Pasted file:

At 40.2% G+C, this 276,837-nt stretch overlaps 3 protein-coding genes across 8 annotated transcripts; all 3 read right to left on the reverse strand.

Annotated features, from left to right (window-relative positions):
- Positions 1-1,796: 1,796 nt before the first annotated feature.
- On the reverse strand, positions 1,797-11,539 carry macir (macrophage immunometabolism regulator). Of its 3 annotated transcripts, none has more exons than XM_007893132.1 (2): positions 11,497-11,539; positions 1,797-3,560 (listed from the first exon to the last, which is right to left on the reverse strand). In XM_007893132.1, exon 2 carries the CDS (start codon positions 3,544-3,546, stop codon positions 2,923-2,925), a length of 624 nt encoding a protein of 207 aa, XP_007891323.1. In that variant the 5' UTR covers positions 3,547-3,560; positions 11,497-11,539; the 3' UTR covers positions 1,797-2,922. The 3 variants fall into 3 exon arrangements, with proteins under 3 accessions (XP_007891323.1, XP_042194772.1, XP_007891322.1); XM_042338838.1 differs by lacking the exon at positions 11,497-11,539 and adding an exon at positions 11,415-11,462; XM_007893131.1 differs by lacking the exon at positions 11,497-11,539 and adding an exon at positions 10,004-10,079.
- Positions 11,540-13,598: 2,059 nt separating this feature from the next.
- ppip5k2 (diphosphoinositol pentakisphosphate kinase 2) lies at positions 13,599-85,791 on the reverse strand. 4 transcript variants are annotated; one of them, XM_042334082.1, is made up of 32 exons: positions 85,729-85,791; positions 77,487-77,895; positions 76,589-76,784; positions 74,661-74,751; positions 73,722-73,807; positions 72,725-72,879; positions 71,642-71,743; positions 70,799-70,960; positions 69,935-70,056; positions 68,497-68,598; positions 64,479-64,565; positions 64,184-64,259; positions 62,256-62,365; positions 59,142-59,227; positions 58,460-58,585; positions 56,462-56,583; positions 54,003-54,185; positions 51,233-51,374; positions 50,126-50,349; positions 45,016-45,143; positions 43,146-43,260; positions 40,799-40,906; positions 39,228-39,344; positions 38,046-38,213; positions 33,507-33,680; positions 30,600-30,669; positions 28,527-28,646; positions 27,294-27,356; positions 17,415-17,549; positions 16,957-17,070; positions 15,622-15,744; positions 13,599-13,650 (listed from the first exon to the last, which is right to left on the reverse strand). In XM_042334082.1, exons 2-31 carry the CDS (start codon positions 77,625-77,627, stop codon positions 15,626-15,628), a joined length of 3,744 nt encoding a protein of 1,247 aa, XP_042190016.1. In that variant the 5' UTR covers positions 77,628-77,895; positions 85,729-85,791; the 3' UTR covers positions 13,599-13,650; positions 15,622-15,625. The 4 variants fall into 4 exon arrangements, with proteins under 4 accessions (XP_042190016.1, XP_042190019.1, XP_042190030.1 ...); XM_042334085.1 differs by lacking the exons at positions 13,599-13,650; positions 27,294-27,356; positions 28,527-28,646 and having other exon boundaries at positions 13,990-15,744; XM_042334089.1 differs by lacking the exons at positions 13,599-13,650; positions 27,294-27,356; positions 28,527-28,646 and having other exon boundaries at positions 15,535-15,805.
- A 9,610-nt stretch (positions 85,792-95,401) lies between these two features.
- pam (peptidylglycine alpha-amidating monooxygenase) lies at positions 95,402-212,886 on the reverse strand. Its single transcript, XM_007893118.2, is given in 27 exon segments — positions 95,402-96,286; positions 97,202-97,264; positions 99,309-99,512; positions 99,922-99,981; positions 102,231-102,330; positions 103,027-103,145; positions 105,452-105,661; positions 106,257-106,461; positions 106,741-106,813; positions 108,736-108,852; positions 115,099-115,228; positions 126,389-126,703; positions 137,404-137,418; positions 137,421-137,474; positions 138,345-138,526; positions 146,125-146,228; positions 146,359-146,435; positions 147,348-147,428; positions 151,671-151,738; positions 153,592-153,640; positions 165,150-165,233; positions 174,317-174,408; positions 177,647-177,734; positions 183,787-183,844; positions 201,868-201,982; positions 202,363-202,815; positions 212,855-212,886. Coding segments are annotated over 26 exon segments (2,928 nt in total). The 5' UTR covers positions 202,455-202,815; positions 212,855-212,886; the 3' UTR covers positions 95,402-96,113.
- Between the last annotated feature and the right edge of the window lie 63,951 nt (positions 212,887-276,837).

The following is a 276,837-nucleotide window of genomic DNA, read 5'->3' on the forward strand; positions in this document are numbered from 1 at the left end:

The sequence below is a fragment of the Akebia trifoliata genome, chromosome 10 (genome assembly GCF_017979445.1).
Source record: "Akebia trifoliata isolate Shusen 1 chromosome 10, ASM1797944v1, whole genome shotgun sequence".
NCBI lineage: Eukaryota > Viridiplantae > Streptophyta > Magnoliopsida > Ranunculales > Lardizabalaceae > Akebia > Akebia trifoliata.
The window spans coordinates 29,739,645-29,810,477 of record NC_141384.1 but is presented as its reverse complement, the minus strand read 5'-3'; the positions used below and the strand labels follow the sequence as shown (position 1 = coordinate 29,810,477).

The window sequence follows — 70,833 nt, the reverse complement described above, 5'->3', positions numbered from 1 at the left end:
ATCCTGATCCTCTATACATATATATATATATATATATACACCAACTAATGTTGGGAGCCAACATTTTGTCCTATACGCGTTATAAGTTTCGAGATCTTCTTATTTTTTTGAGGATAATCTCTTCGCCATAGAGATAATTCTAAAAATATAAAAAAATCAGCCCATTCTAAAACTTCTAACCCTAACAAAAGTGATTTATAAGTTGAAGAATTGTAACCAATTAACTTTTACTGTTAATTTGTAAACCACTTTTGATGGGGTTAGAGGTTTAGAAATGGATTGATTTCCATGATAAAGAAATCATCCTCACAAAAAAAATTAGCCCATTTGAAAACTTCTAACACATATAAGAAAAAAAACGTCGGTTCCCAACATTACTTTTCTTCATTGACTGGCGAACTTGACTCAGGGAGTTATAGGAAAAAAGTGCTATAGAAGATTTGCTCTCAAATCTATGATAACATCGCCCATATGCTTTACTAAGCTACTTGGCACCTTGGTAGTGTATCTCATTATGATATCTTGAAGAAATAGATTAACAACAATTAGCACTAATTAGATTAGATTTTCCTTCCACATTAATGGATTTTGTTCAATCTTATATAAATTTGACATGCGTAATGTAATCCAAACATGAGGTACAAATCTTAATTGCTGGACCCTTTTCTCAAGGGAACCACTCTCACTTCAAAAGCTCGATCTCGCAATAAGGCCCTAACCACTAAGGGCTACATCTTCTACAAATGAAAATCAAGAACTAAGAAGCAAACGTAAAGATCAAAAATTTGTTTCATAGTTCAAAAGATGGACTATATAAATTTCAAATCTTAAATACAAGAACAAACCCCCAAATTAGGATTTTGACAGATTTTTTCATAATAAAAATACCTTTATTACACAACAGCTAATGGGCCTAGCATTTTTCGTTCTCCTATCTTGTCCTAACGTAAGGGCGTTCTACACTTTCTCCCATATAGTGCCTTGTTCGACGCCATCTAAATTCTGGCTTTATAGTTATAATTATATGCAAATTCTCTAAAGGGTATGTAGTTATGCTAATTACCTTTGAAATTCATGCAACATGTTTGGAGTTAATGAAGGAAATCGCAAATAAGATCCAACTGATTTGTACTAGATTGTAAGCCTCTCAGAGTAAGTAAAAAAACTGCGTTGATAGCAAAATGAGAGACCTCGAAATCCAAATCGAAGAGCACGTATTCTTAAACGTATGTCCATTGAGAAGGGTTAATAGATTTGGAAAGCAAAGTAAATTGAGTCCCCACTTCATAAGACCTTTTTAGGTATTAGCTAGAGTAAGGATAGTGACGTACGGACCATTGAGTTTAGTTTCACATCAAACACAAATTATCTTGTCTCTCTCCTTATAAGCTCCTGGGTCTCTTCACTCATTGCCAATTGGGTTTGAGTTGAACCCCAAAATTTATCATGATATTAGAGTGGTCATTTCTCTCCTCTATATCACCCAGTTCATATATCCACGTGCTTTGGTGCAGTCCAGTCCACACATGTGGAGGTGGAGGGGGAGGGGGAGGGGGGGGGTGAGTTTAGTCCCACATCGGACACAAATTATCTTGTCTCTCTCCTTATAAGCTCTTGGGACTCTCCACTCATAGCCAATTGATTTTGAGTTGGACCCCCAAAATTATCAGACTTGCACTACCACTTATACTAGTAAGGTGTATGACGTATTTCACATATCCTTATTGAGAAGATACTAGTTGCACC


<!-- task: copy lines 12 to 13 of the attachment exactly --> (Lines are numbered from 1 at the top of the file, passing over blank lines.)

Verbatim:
Source record: "Akebia trifoliata isolate Shusen 1 chromosome 10, ASM1797944v1, whole genome shotgun sequence".
NCBI lineage: Eukaryota > Viridiplantae > Streptophyta > Magnoliopsida > Ranunculales > Lardizabalaceae > Akebia > Akebia trifoliata.